Faced by angry complaints from Israel’s religious parties, Prime Minister Yitzhak Rabin may try to shift Shulamit Aloni from the Education Ministry to a less controversial Cabinet slot.
The Labor – affiliated newspaper Davar reported Tuesday that Rabin was considering the change in an attempt to save off further tensions with one of his two coalition partners, the Sephardic Orthodox Shas party, and with possible Orthodox Cabinet allies in the future.
Aloni, whose recent remarks on religion from a secularist perspective stirred the ire of Shas, heads the left-wing Meretz bloc.
Rabin, meanwhile, is holding meetings with opposition parties in an attempt to broaden the base of his government. If Shas quits the Cabinet, he would still enjoy a 61-vote parliamentary majority, but only with the tacit support of the five Knesset members representing Arab parties.
Rabin has repeatedly made it clear he wants to lead the peace process on the basis of a solid Jewish majority, an aim that makes the position of Shas a pivotal one in the present coalition.
The prime minister met Tuesday with the leader of the right-wing Tsomet party, which he originally wanted to include in his government. But Rafael Eitan said later that they did not discuss prospects for joining the coalition.
“The issue did not come up,” he said, adding cryptically: “We did not go into any details.” A similarly vague formulation came following a meeting Wednesday between Rabin and leaders of the United Torah Judaism bloc, an Ashkenazic Orthodox party that is considered another possible coalition partner.
“We talked about ideological matters,” said Knesset member Avraham Ravitz. “On these we found little disagreement.”
That was taken as a backhanded reference to the prime minister’s known displeasure over the controversial actions of his education minister.
Rabin told Meretz leaders last Friday that he foresaw crisis and instability in the coalition in the weeks ahead. He said he was uncertain how Shas would vote in a series of looming motions of non-confidence introduced by opposition parties on state – and – religion issues.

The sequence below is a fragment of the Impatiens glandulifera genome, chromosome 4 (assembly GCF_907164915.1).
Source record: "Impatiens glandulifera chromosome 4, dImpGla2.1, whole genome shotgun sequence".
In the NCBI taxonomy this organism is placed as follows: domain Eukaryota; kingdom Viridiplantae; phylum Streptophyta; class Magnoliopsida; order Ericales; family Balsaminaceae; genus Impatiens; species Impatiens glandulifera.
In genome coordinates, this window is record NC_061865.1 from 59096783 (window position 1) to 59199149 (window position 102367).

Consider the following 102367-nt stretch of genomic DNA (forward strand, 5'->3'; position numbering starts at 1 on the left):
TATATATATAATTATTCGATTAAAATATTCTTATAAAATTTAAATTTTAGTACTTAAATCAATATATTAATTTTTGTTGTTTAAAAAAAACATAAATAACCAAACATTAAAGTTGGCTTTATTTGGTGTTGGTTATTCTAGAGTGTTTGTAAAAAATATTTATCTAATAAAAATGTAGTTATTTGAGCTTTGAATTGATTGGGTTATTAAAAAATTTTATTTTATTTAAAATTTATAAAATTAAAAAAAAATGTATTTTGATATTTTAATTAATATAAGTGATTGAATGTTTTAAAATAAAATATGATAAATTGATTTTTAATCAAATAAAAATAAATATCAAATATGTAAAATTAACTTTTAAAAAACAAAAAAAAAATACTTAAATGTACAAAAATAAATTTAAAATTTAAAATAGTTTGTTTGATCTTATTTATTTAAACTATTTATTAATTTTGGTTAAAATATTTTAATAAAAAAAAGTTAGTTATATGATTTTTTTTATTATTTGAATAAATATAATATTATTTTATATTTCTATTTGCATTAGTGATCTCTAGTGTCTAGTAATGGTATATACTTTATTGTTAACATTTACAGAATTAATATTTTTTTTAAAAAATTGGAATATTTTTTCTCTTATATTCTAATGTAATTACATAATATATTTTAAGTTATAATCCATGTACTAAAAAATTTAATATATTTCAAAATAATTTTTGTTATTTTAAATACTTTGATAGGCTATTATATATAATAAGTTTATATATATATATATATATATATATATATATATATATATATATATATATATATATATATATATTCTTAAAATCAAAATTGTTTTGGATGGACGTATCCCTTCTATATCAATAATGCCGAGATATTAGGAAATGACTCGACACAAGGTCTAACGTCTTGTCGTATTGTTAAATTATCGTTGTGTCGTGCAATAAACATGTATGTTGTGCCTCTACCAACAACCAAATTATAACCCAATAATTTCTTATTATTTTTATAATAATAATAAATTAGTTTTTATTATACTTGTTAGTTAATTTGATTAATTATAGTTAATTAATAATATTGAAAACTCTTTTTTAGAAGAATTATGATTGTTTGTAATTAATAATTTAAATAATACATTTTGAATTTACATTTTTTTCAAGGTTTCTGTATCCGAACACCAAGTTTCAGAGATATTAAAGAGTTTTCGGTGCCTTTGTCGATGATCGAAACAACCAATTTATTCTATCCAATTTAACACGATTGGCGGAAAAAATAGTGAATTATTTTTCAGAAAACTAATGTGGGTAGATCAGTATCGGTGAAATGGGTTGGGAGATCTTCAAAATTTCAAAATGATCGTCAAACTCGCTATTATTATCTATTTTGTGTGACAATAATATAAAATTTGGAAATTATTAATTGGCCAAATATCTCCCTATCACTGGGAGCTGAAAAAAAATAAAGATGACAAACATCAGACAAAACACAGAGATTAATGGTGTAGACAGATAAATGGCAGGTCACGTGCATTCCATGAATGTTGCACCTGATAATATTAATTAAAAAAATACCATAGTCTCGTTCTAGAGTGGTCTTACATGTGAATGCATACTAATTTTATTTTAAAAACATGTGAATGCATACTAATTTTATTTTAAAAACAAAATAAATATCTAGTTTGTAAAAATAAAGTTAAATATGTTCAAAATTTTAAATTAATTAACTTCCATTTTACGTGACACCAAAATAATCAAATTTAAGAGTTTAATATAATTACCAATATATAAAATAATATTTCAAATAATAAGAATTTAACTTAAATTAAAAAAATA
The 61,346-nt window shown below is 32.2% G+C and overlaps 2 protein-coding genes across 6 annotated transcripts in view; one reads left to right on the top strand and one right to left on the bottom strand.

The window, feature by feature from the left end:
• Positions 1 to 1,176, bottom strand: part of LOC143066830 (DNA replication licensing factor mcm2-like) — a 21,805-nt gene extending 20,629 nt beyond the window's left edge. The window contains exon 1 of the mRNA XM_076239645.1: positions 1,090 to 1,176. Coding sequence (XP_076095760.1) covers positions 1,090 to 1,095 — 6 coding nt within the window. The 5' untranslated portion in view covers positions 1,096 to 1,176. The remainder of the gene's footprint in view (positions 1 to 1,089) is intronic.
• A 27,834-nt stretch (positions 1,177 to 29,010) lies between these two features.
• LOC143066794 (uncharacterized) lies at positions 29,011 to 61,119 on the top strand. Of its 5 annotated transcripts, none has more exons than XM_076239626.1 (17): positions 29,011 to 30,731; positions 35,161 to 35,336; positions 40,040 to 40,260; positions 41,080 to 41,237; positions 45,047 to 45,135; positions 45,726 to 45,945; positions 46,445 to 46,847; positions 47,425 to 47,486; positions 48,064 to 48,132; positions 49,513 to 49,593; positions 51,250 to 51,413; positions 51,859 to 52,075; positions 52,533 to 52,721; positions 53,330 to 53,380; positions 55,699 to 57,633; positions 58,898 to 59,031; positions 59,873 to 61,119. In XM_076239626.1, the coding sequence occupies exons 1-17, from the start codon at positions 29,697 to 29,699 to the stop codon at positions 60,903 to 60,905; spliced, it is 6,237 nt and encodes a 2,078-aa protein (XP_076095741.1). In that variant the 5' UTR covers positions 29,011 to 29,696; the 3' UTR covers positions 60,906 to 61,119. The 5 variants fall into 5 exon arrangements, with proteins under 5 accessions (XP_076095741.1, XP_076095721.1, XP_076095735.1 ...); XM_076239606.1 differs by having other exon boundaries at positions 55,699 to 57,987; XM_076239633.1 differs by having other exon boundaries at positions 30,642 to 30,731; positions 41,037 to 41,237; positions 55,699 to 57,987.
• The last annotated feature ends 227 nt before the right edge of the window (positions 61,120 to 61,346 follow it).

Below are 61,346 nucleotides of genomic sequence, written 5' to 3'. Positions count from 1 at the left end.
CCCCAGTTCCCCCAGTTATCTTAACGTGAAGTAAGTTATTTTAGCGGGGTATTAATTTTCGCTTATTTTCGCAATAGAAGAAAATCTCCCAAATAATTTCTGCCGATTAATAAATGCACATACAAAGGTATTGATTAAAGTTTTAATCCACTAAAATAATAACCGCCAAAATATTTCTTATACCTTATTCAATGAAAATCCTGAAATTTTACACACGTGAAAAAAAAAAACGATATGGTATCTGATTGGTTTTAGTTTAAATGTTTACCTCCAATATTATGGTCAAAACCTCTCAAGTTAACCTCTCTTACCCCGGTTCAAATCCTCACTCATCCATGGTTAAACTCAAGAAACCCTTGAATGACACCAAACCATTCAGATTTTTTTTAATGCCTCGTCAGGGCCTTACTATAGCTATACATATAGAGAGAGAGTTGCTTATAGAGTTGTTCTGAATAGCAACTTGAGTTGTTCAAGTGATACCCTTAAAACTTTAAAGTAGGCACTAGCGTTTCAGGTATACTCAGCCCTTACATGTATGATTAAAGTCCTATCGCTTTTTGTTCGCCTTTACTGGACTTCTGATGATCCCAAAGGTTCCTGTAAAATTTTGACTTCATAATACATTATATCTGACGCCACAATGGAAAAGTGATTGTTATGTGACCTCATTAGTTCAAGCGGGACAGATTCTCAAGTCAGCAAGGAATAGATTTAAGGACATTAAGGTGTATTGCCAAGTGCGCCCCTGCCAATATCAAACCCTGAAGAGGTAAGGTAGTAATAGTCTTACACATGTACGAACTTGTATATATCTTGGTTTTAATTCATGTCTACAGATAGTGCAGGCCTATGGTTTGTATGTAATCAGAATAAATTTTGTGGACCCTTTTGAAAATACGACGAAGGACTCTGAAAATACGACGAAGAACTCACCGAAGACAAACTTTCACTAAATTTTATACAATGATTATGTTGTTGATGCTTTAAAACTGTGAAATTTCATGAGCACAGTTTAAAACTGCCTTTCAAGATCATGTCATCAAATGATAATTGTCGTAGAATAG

The prime minister met privately last week with the spiritual leader of Shas, Rabbi Ovadia Yosef, at the rabbi’s Jerusalem home.
This is by no means the first time the two have conferred since Rabin took office. Observers are increasingly coming to recognize the key role of the Sephardi sage in sustaining the present coalition and shoring up popular support for its policies.
But the meeting apparently was less than reassuring for Rabin. It came in the wake of an accusation by the National Religious Party that Aloni, during a recent trip to Germany, held official meetings on the Sabbath and ate in non- kosher restaurants.
That complaint came hard on the heels of an episode last month in which Aloni clashed with Shas and other religious parties over statements on creation versus evolution and over the text of a memorial prayer for the dead.
After that incident, Aloni wrote a letter of apology to Yosef and was called on the carpet by Rabin, who ordered her to desist from further controversial statements.
Aloni is still abroad, and Rabin’s meeting with the Meretz leadership last Friday was held in her absence.
The Meretz leaders – Absorption Minister Yair Tsaban, Energy Minister Amnon Rubinstein and Yossi Sarid, the Knesset faction chairman – were reportedly low- key in their reaction to the accusation made by the NRP against their party leader.
But several of the leading newspaper commentators have come down heavily on Rabin for summoning the Meretz leaders to discuss the NRP charges in the first place.
Top Ha’aretz columnists Yoel Markus and Uzi Benziman both faulted Rabin for bending over backward to placate ultra-Orthodox sensitivities beyond the limits established in political “status quo” arrangements with the religious sector.
Markus wrote Tuesday that Rabin may find himself in hot water when an interview he gave soon appears in Penthouse. He predicted the premier will be hard put to explain to the haredi rabbis the juxtaposition of himself, “albeit fully clothed,” and some of the more lascivious photography in the American magazine.
Political observers say the NRP is seeking to deliberately embarrass Shas, which is under heavy pressure from its rank and file to quit the coalition unless Aloni is removed from her post.
Some of the media commentary links the leak of Aloni’s itinerary in Germany to her director-general at the Education Ministry. Zevulun Or-Lev is a close friend of the former education minister, Zevulun Hammer of the NRP.
The meetings of the prime minister with Tsomet and United Torah were formally billed as briefing sessions, similar to those he is conducting with both coalition and opposition parties on economic policy and on the progress of the Middle East peace talks.
But political analysts are unanimous in assessing that the premier is in effect making an effort, before the opening of the new Knesset session in less than two weeks, to defuse the Aloni time bomb.
His success in doing so would greatly contribute to the prospects of United Torah joining up. But it is hard to see Meretz swallowing this slight unless Rabin finds a way of generously compensating the party, by the allocation of a fourth Cabinet post, for example.
As Davar put it Tuesday, “This is the second round of Rabin’s coalition negotiations.”